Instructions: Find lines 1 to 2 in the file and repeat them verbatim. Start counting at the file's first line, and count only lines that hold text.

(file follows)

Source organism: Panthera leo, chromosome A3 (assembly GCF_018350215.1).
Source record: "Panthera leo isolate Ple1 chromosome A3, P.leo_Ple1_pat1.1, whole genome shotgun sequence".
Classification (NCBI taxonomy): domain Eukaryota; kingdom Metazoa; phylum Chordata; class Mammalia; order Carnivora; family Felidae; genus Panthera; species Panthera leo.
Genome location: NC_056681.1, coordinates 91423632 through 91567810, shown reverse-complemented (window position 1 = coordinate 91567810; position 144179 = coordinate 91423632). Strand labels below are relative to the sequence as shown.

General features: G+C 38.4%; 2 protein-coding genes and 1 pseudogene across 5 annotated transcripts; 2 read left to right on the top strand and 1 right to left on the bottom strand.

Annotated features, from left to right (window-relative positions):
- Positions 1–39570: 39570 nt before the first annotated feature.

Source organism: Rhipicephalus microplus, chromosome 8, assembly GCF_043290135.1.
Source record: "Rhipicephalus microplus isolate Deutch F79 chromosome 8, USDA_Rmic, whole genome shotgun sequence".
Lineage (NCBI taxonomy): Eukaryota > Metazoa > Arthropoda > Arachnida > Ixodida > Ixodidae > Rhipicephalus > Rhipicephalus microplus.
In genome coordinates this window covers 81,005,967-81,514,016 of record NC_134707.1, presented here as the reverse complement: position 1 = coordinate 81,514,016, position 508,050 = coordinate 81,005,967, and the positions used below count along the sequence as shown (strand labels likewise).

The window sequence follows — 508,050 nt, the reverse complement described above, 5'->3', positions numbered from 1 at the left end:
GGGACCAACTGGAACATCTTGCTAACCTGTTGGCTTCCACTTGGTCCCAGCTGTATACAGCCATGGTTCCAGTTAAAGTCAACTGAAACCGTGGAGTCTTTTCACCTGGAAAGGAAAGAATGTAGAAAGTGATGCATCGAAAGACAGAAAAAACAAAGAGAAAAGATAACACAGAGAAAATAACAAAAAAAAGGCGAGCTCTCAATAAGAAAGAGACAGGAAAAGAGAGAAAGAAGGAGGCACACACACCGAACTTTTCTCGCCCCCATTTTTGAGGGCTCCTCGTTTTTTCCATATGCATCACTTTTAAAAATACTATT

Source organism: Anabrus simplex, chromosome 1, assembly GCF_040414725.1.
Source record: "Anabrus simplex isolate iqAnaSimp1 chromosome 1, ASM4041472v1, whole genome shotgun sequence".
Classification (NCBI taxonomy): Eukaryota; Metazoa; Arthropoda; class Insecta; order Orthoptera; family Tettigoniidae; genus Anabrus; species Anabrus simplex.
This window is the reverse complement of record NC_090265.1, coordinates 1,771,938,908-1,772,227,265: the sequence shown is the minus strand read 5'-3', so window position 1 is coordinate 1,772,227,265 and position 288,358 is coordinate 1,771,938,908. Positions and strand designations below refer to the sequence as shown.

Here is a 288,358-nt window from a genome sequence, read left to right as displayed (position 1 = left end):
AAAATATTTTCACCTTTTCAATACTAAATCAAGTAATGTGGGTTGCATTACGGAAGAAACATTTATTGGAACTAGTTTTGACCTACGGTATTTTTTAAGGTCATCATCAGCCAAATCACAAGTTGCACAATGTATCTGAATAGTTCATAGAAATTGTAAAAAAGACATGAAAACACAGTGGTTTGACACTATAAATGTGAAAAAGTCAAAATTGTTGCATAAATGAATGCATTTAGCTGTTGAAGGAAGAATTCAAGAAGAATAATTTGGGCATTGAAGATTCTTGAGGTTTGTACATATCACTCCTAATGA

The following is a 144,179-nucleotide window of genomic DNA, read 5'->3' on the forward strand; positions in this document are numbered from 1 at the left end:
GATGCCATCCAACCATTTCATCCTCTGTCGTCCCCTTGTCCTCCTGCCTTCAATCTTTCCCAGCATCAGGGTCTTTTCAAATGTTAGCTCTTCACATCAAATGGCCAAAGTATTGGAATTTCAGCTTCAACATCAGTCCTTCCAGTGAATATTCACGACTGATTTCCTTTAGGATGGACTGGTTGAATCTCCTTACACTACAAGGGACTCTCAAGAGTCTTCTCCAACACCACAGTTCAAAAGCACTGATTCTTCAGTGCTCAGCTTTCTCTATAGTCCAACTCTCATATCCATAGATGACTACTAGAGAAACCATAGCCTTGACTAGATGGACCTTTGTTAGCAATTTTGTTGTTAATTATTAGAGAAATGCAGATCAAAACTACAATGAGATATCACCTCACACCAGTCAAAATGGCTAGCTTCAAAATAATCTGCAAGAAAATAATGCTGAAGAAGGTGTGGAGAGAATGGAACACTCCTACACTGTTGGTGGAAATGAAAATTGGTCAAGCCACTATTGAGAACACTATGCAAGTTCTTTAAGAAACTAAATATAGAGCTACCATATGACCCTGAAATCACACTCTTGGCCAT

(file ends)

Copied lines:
Source organism: Panthera leo, chromosome A3 (assembly GCF_018350215.1).
Source record: "Panthera leo isolate Ple1 chromosome A3, P.leo_Ple1_pat1.1, whole genome shotgun sequence".